"Mr. Hobbs Takes a Vacation" Jimmy Stewart family-vacation comedy from 1962. A couple of votes, but I've never seen it. Sounds unbelievably square.

"Spirited Away" Second-most votes of any Miyazaki film, but some distance behind "My Neighbor Totoro." Despite the fact that the main character is a young girl, this picture's gloomy, spooky view of the spirit world strikes me as a good fit for significantly older kids, probably 12 and up.

"The Wiz" I love this idea, actually, but not having seen the movie in umpty-ump years, I'm concerned that it might really, really suck. Diana Ross was 34 at the time she played Dorothy.

"Sounder" A true classic of American family entertainment, with a tremendous African-American cast. I didn't include it because it was such a staple of my own childhood that it seemed too familiar, but that's almost certainly unfair.

"The Triplets of Belleville" Remarkable French animated film from 2003 got a ton of votes. Struck me as too recent, and also primarily as a movie for teenagers and adults.

Wallace & Gromit I was a little overwhelmed by the choices when it came to Nick Park's beloved claymation duo -- who appear in numerous shorts and at least one feature -- and also uncertain whether the sheer number of votes meant that the lovably quirky W&G universe was so well-known it didn't need to be included. Still, you could say the same thing about the Muppets, right? So this omission could well be an error in judgment.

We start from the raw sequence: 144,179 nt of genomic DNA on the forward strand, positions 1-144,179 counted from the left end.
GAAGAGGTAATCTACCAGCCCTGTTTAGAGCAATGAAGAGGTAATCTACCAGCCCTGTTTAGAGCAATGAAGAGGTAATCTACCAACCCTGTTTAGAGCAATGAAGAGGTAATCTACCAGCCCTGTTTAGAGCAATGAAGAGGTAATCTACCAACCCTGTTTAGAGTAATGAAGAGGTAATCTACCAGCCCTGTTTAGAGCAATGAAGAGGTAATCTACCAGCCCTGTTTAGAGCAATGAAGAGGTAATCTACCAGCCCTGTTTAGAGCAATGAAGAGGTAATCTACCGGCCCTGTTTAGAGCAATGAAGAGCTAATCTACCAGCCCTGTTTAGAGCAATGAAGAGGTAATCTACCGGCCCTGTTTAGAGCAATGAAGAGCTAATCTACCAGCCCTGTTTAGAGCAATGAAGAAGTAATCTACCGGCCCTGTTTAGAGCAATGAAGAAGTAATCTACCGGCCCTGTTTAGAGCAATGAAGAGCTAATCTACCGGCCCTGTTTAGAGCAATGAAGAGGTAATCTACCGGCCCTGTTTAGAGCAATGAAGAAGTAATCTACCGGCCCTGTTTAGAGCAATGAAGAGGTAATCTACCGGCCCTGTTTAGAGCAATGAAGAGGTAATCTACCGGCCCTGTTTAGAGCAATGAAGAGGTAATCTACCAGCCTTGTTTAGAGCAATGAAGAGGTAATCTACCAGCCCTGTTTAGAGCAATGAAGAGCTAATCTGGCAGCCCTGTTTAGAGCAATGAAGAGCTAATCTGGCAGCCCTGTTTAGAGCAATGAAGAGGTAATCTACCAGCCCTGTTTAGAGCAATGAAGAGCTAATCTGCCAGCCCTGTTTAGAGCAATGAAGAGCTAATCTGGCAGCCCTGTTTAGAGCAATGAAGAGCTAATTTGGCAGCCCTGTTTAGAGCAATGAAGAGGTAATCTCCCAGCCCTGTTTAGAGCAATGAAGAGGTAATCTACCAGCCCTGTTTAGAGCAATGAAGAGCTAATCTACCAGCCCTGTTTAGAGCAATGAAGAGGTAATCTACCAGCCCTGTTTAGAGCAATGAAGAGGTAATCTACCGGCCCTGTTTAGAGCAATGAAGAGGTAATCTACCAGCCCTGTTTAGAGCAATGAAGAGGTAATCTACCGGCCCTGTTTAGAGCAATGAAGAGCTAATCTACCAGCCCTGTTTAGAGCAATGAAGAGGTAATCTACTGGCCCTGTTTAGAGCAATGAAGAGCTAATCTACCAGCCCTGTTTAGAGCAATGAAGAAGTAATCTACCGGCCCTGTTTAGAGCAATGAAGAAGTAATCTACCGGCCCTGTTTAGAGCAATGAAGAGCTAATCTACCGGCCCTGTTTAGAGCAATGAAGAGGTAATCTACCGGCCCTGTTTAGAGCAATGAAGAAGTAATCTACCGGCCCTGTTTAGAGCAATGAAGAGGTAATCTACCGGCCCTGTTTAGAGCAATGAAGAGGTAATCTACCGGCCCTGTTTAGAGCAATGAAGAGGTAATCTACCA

"Anne of Green Gables" (1985) Readers evidently adore this TV version with Colleen Dewhurst and Richard Farnsworth. Haven't seen it and never had any relationship with the source material. Blame sexism.

"Bedknobs and Broomsticks" A popular Disney classic from 1971 that mixes animation and live action, with Angela Lansbury, Roddy McDowall, et al. No real excuse for not including it, except that it's pretty well known and broke my (entirely arbitrary) rule about no Disney films of the last four decades.

"The 5,000 Fingers of Dr. T" I came very close to including this bizarre, Dr. Seuss-scripted paranoid fantasy from 1953, but it didn't get all that many votes, and the darker section of the store was already filled with "Time Bandits," "Baron Munchausen," "Nightmare Before Christmas" and "Secret of NIMH."

"The Muppet Movie" I give up: This one or "Great Muppet Caper" or "Muppets Take Manhattan" or pretty much any DVD of "The Muppet Show." There's not really a bad direction to go here.

"The Little Fugitive" (aka "The Coney Island Kid") Only got one vote, but this Ray Ashley-Morris Engel slice-of-life from 1953, about a little boy who believes (incorrectly) that he has killed his brother and runs away to Coney Island, was a key influence on François Truffaut and the French New Wave, and prefigures American indie-film themes and techniques by at least 30 years. Newly available in a Morris Engel box set from Kino Video, this is an important film -- but I have no idea how it would play with actual children.

"National Velvet" Mickey Rooney, a 12-year-old Liz Taylor and a horse. Of course it could have made the list. Just the teeniest fusty feeling, perhaps?

"Where the Red Fern Grows" Decent 1974 adaptation of beloved boy-and-dog movie. Didn't seem special enough.

"The Man From Snowy River" I've never seen this family-friendly Aussie western directed by "the other" George Miller (see below), but it's evidently well-loved. Planning to check it out.

"Babe" OK, mea culpa on this omission, pretty much. My defense is that it was made in 1995 and was a decent-sized hit, but a whole generation of parents may well have forgotten about it. Produced and scripted (but not directed) by George Miller of the "Mad Max" films, who also made the sequel, "Babe: Pig in the City," described by Roger Ebert as "the 'Citizen Kane' of talking-pig pictures." That one's for precocious 8-year-olds and up, while my 4-year-old twins adore this one.

By Andrew O'Hehir

Andrew O'Hehir is executive editor of Salon.